Let me explain why that is wrong. I have a constituent, Stephen, who is in the Public Gallery today with his wife Marsha. Stephen is a train driver with Eurotunnel and has been since the tunnel first opened 30 years ago. Stephen worked on the building of the tunnel itself. At the age of 66, his statutory pensionable age, he did not get a birthday card from his bosses; he got a letter explaining that while it was not possible to sack him on grounds of age, Eurotunnel were terminating his health insurance, death in service and his income protection policy for long-term sickness and accidents.

Stephen is doing the same job at 66 that he did at 65, but now he does not get the same money’s worth or terms and conditions in relation to his contract of employment. In simple terms, Stephen does not get equal pay and conditions to another, younger, worker, simply by reason of his age. If Stephen falls ill, he cannot get the same access to speedy private healthcare that other people working for the company can get. That includes in relation to a workplace injury. If, heaven forbid, he died, his wife Marsha would no longer have compensatory insurance through death-in-service benefits. However, he is doing exactly the same job as someone else. It is the same job he did before he reached retirement age that he is doing now.

The attitude demonstrated by Eurotunnel seems to me to communicate to Stephen and to the wider employment community in Kent that it thinks that a person who is older is worth less. Stephen has made it clear to me that he loves working at Eurotunnel and wants to carry on working at Eurotunnel, but he does of course feel let down. I have written to the chief executive of Getlink, the operator of Eurotunnel, to ask that it reconsider Stephen’s case, not least in the light of his long service and commitment to the company. As of today, it has not yet done so, although it has said that it is discussing the matter with its insurers.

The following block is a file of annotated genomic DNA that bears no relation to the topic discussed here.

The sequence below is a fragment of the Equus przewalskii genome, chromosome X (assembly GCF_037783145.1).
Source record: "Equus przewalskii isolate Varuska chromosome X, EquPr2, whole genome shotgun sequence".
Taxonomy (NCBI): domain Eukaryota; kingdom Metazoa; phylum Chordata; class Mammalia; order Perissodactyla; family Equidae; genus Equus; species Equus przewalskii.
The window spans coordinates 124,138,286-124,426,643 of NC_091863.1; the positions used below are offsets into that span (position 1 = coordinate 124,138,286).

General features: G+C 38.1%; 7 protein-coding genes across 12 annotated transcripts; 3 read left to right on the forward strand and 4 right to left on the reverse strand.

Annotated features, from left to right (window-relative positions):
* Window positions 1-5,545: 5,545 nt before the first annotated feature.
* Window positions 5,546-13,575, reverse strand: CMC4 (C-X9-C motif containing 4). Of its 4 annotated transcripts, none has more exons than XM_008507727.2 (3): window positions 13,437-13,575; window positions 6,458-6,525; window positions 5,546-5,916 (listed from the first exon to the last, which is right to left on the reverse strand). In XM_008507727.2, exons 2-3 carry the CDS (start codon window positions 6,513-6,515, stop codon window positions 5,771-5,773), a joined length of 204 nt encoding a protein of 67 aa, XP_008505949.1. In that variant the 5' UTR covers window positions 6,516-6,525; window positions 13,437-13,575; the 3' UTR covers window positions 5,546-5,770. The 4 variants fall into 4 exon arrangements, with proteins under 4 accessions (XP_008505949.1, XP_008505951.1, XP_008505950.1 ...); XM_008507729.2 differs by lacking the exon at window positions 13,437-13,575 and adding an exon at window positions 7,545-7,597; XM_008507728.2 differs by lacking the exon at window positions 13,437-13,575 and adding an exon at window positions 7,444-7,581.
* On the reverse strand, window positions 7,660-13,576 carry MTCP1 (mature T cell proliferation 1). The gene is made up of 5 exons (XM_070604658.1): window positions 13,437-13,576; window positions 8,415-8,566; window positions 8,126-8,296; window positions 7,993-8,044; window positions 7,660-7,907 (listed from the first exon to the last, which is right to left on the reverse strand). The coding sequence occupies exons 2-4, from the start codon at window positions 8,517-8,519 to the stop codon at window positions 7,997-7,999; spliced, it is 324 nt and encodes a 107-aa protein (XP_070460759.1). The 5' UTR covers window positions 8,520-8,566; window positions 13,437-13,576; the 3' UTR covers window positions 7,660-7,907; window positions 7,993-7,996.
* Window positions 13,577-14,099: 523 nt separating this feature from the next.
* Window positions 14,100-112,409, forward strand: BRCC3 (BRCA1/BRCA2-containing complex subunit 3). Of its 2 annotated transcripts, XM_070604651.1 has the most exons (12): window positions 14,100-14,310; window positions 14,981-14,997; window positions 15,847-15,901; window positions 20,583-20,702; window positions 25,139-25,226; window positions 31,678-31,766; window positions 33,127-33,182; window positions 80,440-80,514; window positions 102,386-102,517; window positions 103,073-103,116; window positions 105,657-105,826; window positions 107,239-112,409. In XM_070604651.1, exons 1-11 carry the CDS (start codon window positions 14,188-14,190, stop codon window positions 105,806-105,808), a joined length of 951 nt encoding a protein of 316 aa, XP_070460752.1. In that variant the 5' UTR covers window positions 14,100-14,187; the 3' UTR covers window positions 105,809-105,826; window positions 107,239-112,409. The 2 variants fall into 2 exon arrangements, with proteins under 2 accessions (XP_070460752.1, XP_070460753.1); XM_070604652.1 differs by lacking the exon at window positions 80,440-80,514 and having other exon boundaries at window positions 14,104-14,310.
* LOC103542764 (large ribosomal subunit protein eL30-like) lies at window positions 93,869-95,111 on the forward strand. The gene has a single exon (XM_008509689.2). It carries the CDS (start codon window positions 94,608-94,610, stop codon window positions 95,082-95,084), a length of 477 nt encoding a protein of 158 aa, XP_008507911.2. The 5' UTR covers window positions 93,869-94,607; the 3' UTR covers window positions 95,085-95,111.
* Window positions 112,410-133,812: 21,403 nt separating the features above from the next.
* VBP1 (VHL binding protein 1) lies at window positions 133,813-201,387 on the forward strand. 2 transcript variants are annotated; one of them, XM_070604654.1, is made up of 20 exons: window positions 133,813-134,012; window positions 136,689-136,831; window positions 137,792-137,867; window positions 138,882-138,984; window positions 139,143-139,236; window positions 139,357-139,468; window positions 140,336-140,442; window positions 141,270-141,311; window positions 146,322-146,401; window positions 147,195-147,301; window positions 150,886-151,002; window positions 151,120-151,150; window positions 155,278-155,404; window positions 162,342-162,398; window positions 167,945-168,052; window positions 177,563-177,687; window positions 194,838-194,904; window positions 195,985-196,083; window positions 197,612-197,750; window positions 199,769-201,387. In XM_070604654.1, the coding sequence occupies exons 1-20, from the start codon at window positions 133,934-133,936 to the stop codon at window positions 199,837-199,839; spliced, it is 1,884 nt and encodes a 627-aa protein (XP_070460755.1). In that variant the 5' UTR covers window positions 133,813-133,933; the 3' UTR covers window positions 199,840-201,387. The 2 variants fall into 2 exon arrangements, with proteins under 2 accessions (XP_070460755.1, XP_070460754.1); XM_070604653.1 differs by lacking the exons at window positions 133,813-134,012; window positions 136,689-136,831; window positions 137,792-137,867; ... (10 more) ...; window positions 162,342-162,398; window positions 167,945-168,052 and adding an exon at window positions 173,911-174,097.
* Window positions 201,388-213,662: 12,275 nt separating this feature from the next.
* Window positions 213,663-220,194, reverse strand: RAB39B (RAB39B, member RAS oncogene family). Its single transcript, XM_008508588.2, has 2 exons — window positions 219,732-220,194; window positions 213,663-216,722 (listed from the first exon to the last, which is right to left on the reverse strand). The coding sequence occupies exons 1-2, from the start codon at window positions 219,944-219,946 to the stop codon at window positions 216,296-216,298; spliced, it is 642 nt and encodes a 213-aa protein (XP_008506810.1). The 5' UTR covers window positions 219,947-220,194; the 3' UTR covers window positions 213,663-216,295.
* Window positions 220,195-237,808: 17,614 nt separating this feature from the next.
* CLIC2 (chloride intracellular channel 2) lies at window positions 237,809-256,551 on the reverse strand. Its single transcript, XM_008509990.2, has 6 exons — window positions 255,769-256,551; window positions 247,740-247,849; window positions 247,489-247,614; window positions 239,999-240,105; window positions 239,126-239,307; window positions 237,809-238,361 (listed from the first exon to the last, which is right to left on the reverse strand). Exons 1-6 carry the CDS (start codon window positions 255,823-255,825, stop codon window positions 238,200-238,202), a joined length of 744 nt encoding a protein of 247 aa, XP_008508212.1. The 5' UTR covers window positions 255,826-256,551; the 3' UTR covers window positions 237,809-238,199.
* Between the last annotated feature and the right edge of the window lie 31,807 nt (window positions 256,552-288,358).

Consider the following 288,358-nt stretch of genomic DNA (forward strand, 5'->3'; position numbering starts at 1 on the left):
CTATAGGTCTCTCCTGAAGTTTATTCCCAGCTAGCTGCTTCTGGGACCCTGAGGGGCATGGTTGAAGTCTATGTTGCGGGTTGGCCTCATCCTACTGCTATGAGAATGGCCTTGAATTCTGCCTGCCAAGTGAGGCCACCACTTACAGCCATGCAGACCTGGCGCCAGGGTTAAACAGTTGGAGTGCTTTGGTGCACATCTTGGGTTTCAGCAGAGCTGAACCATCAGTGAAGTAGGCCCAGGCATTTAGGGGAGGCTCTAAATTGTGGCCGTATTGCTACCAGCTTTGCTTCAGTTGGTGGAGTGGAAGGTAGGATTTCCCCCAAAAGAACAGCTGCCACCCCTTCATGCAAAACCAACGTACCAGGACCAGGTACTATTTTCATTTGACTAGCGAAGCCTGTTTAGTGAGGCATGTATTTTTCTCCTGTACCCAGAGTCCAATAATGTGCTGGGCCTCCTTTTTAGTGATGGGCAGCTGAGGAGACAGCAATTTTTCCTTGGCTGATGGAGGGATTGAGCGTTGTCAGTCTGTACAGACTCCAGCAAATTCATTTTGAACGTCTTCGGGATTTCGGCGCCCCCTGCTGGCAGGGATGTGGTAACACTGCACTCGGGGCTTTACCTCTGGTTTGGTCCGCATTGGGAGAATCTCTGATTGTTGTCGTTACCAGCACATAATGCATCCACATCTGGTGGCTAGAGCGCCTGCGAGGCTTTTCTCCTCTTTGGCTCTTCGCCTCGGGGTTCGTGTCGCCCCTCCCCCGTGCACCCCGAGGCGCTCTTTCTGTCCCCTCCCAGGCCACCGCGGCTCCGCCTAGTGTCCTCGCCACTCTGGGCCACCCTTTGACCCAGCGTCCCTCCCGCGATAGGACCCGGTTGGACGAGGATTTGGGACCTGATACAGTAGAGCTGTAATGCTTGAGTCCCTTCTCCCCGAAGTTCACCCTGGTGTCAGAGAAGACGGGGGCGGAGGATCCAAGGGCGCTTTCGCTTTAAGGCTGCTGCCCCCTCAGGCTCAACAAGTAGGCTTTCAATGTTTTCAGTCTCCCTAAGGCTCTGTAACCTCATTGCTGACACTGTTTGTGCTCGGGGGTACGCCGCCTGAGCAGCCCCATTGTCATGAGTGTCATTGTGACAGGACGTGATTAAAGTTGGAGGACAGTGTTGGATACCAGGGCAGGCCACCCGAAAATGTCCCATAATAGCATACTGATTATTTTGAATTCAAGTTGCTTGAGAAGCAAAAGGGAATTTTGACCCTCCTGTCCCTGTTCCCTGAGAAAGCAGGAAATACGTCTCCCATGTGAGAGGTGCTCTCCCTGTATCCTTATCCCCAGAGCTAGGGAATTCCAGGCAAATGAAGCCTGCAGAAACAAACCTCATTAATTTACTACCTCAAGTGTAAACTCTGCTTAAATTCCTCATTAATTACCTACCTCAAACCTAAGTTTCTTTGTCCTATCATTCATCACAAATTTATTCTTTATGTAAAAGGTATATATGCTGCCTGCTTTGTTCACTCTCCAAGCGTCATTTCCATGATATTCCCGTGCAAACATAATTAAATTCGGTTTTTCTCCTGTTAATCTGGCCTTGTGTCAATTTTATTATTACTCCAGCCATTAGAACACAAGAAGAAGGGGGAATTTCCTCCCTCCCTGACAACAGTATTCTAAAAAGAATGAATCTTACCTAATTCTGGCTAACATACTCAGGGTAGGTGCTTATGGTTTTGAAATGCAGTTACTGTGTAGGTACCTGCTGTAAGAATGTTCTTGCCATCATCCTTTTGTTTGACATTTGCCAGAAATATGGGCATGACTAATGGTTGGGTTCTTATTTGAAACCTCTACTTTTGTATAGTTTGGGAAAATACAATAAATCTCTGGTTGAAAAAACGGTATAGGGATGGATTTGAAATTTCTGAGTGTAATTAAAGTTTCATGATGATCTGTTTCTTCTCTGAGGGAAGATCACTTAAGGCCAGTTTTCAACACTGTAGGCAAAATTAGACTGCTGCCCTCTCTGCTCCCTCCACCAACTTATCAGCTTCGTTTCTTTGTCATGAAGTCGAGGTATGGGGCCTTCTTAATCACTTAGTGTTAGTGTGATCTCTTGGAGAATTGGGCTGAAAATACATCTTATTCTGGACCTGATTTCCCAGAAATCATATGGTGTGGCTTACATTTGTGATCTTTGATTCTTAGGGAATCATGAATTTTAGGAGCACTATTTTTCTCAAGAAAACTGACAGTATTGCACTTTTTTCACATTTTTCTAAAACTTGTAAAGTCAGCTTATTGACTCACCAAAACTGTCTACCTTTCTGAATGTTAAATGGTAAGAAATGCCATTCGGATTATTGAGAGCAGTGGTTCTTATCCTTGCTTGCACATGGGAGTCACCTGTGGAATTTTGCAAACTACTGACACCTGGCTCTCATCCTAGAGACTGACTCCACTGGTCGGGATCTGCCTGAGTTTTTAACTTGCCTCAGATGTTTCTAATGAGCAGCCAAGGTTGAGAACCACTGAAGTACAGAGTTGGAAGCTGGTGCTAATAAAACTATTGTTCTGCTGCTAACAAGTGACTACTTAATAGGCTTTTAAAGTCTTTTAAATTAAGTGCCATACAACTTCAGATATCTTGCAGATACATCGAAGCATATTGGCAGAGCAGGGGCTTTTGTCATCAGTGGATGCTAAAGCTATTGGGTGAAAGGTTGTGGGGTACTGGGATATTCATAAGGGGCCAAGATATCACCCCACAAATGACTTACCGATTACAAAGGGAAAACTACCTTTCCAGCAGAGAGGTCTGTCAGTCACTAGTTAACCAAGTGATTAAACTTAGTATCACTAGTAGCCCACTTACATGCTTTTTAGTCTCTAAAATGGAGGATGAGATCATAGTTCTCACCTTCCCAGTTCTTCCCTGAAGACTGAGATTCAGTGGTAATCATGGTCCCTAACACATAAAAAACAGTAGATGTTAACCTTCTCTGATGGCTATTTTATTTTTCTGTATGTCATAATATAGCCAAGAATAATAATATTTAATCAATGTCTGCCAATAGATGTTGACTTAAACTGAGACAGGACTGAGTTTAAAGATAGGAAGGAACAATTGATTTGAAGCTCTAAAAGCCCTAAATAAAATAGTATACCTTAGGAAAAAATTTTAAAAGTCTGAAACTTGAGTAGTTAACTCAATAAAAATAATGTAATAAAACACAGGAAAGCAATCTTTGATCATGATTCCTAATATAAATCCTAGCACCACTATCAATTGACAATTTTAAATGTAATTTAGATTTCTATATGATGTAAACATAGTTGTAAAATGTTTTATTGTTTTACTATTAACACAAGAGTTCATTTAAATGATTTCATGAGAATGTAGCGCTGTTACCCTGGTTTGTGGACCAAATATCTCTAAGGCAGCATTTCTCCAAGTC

We need to tackle the issue if people are to stay in the workplace longer. We should tackle it because it is simply unfair and wrong. It needs to be tackled here in this place by changing the law, because—I want to be really clear about this—Eurotunnel is perfectly within its legal rights to act as it has done. It is entirely a matter for it whether it includes all workers fairly and equally or discriminates against those who have reached retirement age.

My Bill seeks to put that situation right for every older worker in this country by changing the law on workplace benefits so that older people are treated on the same basis as in any other part of their employment relationship. There was a time when a pregnant woman had to quit her job and just leave the workplace. Then there was a time when she did not have to lose her job, and it was said that if women were given paid maternity leave, they would not get jobs if they were of childbearing age. There are those who claim that this reform to end age discrimination would be costly to business, just as they used to say the same about women who went on maternity leave. As we know, however, employers found that retaining women in the workplace benefited not just mothers, but businesses themselves, which were able to retain the vital skills and knowledge of female workers.

In the same way, older workers have skills and knowledge gained over many years in the workplace. Treating older workers fairly will encourage them to stay and will benefit the companies that they work for. I remember a time when employers used to say that a woman did not need to work, did not need to get the same bonuses as a man or did not need to be offered overtime, because it was men who had the families to feed. We have outlawed that because equal pay at work is not about who is doing the work, but about what the work is. That applies every bit as much whether it is a younger or an older worker doing the same job.